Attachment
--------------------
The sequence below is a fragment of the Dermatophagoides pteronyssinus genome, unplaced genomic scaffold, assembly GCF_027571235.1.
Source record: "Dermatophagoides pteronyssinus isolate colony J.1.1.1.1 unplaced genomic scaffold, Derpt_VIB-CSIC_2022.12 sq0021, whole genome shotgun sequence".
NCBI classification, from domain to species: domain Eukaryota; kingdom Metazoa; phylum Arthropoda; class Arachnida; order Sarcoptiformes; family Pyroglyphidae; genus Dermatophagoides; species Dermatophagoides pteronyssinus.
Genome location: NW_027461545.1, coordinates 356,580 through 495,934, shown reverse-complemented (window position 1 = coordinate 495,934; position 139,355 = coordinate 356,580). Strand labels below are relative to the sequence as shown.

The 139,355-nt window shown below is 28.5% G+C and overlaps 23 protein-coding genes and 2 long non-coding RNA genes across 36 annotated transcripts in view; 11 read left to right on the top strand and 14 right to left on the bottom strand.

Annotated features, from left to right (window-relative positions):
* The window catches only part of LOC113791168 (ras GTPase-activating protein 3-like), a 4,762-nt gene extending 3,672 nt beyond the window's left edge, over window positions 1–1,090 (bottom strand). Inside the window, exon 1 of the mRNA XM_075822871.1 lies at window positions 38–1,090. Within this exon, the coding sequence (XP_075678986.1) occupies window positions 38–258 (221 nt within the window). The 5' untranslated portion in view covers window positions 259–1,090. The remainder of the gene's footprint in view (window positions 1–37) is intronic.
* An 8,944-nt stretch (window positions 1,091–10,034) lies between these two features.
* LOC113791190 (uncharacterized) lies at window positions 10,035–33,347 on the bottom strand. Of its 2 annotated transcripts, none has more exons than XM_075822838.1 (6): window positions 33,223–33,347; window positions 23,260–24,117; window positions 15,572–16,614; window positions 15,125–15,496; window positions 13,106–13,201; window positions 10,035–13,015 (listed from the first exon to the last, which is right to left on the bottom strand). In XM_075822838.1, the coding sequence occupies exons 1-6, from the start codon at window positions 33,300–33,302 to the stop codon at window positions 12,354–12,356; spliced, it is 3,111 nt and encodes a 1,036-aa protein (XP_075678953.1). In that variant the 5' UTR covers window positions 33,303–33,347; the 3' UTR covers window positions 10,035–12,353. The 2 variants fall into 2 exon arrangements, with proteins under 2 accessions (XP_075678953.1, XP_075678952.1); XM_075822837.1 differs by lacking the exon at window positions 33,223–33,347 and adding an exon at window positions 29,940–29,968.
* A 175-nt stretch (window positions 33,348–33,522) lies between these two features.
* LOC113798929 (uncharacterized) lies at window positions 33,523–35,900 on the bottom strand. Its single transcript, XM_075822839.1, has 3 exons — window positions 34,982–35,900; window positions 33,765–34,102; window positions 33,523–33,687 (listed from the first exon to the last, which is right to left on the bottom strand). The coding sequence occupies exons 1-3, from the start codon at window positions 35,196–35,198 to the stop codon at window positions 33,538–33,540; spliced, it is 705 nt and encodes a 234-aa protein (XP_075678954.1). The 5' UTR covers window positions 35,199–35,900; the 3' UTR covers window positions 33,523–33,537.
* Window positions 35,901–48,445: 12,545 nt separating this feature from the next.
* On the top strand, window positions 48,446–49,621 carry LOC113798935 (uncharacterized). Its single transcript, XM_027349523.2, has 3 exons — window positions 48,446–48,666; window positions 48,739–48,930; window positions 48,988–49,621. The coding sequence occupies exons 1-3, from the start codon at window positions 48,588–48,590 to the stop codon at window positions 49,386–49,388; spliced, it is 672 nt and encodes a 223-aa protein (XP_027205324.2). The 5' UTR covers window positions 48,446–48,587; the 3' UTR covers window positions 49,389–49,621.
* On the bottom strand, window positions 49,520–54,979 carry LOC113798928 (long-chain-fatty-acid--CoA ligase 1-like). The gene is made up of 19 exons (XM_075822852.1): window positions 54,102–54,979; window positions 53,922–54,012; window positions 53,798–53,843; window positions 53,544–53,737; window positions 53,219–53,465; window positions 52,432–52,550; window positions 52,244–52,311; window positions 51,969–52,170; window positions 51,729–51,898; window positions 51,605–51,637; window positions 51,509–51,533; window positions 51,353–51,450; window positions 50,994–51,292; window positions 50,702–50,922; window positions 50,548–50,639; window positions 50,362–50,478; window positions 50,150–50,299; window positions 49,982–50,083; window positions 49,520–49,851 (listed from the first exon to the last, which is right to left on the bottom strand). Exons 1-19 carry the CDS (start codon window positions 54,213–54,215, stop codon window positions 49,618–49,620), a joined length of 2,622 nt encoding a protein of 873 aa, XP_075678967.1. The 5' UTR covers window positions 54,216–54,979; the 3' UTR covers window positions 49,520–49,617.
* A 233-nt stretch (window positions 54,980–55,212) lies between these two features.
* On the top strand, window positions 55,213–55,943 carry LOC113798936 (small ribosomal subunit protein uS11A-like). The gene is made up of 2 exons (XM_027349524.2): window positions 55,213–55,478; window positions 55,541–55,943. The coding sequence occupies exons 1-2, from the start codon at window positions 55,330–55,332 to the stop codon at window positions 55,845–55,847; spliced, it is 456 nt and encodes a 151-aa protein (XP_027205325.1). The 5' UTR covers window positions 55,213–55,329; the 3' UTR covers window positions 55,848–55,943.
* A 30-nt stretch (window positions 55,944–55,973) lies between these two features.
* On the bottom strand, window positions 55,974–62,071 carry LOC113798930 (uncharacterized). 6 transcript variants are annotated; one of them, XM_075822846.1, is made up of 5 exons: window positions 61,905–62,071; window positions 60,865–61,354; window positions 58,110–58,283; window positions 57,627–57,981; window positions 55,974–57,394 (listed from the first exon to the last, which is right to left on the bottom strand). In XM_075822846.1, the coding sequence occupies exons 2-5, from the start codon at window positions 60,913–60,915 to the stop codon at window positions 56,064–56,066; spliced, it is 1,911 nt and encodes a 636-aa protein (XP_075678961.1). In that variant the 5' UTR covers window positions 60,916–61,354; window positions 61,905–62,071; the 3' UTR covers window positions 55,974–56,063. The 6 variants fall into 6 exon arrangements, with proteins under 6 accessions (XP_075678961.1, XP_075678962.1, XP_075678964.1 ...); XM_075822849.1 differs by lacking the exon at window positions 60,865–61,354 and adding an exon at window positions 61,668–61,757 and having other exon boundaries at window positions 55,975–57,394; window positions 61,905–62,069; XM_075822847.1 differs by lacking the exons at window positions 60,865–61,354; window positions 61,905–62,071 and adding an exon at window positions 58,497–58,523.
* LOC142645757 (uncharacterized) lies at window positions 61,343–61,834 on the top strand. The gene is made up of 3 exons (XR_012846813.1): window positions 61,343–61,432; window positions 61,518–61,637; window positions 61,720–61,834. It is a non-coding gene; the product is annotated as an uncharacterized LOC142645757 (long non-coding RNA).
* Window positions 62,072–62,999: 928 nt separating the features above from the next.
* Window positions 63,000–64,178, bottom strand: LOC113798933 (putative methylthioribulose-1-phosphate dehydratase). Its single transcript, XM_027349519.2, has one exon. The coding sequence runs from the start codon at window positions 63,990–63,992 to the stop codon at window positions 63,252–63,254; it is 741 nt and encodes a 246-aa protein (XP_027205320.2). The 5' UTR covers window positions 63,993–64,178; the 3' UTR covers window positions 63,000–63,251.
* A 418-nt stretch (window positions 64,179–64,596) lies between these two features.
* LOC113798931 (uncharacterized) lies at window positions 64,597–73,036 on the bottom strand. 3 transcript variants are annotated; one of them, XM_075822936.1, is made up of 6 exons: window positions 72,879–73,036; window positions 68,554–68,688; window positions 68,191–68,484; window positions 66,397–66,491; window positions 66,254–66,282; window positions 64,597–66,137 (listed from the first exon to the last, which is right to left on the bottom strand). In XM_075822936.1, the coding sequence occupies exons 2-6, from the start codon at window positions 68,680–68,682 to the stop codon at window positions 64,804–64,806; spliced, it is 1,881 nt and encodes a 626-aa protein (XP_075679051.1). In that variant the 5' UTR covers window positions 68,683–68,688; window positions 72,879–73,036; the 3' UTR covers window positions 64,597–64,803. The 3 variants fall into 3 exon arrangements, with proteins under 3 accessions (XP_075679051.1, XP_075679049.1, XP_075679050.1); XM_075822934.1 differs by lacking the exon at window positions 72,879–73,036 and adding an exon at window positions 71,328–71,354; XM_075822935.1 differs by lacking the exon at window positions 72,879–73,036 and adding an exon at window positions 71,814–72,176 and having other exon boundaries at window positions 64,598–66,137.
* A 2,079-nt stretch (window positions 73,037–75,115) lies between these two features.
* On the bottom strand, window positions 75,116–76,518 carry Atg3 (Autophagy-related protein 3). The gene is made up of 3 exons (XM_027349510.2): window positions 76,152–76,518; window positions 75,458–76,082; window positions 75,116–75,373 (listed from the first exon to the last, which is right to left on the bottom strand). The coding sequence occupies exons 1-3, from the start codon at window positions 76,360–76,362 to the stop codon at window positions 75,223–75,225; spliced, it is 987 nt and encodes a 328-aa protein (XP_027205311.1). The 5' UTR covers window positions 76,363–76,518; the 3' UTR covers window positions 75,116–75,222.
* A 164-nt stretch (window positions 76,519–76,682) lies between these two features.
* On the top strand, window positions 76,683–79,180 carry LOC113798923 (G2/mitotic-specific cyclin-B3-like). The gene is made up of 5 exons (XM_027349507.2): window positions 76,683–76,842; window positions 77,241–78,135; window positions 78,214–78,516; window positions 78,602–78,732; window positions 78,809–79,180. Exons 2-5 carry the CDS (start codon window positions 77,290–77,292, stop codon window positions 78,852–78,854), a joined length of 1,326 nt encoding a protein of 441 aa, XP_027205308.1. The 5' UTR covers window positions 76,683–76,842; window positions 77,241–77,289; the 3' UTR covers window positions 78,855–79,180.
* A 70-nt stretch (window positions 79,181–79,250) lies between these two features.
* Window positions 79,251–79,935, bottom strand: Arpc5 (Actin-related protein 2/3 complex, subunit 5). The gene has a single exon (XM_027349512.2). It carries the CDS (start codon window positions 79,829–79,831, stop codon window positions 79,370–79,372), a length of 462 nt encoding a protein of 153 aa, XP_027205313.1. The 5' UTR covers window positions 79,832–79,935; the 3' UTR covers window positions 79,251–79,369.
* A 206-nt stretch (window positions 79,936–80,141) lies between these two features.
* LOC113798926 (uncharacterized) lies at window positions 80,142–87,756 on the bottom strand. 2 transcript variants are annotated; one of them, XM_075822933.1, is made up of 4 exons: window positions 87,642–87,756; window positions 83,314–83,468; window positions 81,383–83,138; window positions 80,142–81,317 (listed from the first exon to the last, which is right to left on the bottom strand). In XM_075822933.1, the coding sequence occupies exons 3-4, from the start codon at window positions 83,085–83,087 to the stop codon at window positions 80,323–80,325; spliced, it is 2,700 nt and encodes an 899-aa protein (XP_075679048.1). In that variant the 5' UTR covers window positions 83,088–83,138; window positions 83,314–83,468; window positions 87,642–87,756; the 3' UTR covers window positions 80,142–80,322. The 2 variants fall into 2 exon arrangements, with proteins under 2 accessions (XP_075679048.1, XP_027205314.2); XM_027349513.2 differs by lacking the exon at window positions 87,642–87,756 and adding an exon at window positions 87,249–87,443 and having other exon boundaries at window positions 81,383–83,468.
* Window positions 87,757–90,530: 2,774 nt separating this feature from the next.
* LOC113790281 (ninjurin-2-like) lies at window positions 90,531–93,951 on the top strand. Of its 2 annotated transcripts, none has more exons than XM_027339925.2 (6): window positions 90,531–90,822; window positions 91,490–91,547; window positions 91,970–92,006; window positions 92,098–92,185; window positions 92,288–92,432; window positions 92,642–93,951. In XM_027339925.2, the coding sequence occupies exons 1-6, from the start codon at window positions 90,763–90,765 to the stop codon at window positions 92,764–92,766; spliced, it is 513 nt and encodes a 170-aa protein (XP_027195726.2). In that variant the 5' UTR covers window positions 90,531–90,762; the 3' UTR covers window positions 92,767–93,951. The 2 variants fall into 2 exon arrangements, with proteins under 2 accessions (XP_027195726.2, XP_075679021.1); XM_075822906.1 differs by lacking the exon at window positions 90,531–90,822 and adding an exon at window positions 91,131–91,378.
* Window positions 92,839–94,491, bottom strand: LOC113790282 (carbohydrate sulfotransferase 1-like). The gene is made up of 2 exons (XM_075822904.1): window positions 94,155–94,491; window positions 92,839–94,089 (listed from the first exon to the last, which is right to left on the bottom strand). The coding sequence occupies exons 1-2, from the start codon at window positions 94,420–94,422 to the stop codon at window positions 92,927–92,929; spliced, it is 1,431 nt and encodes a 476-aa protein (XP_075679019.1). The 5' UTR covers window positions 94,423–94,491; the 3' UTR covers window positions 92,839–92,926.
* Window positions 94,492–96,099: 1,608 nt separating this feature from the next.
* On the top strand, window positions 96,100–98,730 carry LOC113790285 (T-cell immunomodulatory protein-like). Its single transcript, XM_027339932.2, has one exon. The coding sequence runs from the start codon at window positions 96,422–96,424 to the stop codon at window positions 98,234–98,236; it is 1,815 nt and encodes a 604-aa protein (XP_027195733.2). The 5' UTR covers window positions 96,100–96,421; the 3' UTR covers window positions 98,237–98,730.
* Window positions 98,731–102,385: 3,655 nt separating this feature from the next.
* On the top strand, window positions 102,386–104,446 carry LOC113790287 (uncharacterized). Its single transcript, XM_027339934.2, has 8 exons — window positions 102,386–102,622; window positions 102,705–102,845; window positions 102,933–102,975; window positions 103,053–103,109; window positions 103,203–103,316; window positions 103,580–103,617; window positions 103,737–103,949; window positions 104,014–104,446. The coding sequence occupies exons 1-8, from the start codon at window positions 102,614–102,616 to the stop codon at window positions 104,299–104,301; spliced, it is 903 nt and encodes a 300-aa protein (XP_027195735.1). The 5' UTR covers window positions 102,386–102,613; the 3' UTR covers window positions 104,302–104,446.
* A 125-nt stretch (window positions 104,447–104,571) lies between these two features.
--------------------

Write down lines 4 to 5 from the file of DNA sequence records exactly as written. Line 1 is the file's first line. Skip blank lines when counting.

Genome location: NW_027461545.1, coordinates 356,580 through 495,934, shown reverse-complemented (window position 1 = coordinate 495,934; position 139,355 = coordinate 356,580). Strand labels below are relative to the sequence as shown.

The 139,355-nt window shown below is 28.5% G+C and overlaps 23 protein-coding genes and 2 long non-coding RNA genes across 36 annotated transcripts in view; 11 read left to right on the top strand and 14 right to left on the bottom strand.